Once a rolling grassland, northeastern Wyoming is now pockmarked with big holes. The Powder River Basin, as the region is known, is home to several of the country’s largest coal mines—giant terraced expanses of exposed earth and rock, much of it dug on federal land. The blasting and scraping altered more than the surface of the landscape: It’s also cut into aquifers, letting water leach away. Still, coal companies have promised they’ll leave the land better than they found it.
But as Big Coal collapses, landowners and environmental groups are questioning whether they have enough money to keep that promise, which is also a matter of law, as federal regulation requires companies to restore the land they’ve mined. Alpha Natural Resources and Arch Coal, which operates the basin’s second-largest surface mine, have filed for bankruptcy. Together the two producers have about $900 million of clean up work to do in Wyoming. Peabody, the world’s largest coal corporation, is expected to go the same way soon after its stock fell to just over $2 a share, from a record high of $1,300 in 2008. Peabody’s reclamation obligations total $1.4 billion, including about $800 million in Wyoming.
The problem in Wyoming is that the state allowed coal companies to “self-bond” their clean-up responsibilities. Essentially, companies told regulators they had enough money to reclaim their mines, and in turn regulators made a bet that the companies were right, and didn’t require them to pay a third party to ensure that costs would be covered. It’s a kind of subsidy, really, that reduced the financial burden on coal producers (who are heavily subsidized in other ways, too, for mining in the PRB) by 78 cents per ton of coal, according to one report. The problem isn’t unique to Wyoming: Peabody self-bonds its reclamation in Colorado, New Mexico, Illinois, and Indiana, too.
“It was always a little bit of a scam, based on the premise that there were mining companies that were ‘too big to fail,’” says Shannon Anderson, at attorney for the Powder River Basin Resource Council, a landowners group. “But now you have the world’s largest mining company on the verge of bankruptcy, so pretty much everything is on the table.” Anderson’s group filed a complaint Monday with the state Department of Environmental Quality and the federal Office of Surface Mining, asking regulators to order Peabody to underwrite its reclamation liability via real bonds. “We’re just trying to get money on the table that’s guaranteed for clean up work,” Anderson explained.
Otherwise, the American people could end up paying $3.6 billion to restore land wrecked by Peabody and the rest of the coal crew nationwide. “With the increased financial fragility of many coal mining companies, if they are self-bonded that does potentially leave the states and the taxpayers at risk,” Interior Secretary Sally Jewell acknowledged in testimony to the House Natural Resources Committee in December. When Arch and Alpha went bankrupt, Wyoming officials struck deals with the two companies that commit them to paying for only a fraction of the reclamation work they’re obligated to do. The fate of the mines won’t be clear for several years, but Anderson said that if the state is left with the tab, its likely to do the bare minimum to close up the mines, never mind restoring the grassland or the water systems. As it stands now, only about 10 percent of the land torn up by coal producers in Wyoming has been reclaimed.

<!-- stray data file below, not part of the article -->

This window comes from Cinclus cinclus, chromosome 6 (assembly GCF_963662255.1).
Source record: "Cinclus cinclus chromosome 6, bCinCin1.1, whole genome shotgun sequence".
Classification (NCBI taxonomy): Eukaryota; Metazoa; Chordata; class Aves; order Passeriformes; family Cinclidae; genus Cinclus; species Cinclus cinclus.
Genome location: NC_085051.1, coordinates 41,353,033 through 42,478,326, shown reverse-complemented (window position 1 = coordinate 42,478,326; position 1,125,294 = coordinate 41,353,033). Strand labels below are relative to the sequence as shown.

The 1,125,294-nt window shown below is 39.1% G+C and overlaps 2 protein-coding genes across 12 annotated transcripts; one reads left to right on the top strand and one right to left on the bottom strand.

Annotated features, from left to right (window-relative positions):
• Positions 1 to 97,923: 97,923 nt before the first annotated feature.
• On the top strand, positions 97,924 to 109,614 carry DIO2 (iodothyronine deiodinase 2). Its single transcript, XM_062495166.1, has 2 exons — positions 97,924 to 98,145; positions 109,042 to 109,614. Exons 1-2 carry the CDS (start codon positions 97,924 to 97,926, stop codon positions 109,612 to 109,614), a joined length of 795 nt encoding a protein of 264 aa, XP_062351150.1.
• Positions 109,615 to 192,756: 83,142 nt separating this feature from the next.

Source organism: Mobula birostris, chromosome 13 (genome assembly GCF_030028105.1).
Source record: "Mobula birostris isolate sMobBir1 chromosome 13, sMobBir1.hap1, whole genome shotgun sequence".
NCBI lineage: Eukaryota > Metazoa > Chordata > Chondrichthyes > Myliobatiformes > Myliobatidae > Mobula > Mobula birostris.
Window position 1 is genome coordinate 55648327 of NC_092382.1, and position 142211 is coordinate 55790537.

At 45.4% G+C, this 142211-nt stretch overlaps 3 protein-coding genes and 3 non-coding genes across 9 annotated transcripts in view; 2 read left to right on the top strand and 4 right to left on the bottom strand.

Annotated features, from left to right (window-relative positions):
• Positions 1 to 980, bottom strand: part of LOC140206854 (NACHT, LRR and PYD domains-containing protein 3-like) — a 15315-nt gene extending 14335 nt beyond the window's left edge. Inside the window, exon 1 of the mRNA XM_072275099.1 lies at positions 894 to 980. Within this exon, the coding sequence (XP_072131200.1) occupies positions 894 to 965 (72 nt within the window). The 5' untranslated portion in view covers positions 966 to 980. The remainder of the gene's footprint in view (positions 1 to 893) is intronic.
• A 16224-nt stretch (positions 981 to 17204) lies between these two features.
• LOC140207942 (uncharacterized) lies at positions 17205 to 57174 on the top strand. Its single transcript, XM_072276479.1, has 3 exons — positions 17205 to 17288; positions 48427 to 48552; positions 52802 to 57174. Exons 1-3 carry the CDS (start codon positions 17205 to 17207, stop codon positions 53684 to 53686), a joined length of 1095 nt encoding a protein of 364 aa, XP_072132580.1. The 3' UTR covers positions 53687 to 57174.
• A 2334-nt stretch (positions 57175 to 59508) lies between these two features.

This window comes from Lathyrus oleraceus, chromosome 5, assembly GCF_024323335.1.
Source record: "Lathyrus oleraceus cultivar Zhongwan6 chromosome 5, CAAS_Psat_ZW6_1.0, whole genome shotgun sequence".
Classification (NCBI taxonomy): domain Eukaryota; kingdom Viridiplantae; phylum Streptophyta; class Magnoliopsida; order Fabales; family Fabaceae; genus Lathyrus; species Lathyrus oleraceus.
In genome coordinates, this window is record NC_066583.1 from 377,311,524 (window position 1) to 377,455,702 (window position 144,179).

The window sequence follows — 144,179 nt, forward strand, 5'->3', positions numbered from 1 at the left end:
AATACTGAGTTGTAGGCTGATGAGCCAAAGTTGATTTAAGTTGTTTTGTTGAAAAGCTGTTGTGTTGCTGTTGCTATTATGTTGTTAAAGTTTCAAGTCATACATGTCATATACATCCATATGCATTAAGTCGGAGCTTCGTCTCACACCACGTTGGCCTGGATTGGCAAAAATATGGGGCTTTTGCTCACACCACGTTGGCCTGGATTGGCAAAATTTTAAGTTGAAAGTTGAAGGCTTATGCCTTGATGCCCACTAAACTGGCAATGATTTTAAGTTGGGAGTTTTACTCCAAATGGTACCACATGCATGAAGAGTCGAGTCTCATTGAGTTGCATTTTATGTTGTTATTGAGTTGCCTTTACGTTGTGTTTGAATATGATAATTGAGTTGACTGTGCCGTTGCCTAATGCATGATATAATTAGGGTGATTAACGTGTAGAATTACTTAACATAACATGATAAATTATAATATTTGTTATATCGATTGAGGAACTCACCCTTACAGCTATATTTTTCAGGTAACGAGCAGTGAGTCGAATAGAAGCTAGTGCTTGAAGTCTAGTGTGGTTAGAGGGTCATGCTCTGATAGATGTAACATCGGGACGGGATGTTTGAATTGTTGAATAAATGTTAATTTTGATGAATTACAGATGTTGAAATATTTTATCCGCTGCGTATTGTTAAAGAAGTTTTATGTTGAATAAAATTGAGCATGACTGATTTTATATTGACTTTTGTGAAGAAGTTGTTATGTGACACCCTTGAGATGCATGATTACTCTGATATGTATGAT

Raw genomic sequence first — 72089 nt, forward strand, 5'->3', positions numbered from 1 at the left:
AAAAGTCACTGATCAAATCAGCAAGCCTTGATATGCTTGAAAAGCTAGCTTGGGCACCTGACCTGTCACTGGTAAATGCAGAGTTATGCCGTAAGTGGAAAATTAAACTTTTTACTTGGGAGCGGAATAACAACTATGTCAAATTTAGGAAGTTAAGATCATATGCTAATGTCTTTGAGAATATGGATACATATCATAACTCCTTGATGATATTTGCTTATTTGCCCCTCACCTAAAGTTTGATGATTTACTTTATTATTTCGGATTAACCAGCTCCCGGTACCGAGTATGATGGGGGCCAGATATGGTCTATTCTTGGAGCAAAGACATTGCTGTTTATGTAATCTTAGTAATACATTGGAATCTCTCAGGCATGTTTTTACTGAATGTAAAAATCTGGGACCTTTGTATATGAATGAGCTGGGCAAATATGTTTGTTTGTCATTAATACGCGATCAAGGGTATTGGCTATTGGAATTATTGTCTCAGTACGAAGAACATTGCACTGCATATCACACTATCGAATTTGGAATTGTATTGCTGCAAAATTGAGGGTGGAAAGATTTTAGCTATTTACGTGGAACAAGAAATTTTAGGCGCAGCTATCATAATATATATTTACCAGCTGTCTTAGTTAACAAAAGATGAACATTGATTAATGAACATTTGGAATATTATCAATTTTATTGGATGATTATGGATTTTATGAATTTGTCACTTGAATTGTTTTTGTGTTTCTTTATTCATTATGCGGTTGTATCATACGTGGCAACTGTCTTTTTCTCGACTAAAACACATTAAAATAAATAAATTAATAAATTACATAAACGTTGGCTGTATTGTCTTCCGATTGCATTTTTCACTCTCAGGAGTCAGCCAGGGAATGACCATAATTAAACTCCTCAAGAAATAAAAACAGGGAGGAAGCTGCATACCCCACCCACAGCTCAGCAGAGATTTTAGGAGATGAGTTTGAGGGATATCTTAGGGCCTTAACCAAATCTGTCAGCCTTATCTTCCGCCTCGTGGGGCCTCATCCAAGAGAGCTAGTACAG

Some environmental groups are using the reclamation issue to push Big Coal towards winding down production. “Certainly we want reclamation to happen, and we want to be sure the cost will not fall to the tax payers, but at the end of the day we want coal to be kept in the ground,” says Jeremy Nichols, who directs climate and energy programs for WildEarth Guardians. Coal producers (and even Anderson) argue they need to keep mining in order to pay for future restoration, an argument Nichols calls “completely absurd.” He argues that legally, the companies shouldn’t be allowed to mine since they’re not in compliance with cleanup laws. “If they want to reduce their reclamation cost, they better start reclaiming,” he says, though he acknowledges that Peabody will likely keep mining for years to come. “The question isn’t do we allow them to mine more to pay for cleanup, it’s how do we ensure that as they mine, they take meaningful steps to wind down their operations,” says Nichols.
Strip mines stretching across as many as 90 square miles are just part of the damage left behind by coal, of course. The dismantling of the landscape in Appalachia has been far more severe than in the plains of Wyoming, as Jedediah Purdy describes it over at The Atlantic: Five hundred mountains in the region have been destroyed, while countless valleys and waterways have been filled with the rubble. Not everything can be reclaimed. There is the human wreckage—the illness and impoverishment, and all the miners and spouses whose healthcare and retirement security is being sacrificed to fund the bankruptcy process. Meanwhile, Big Coal’s political allies go on using out-of-work miners as political props while ignoring plans to help them. Clearly the discussion about reclamation has barely begun.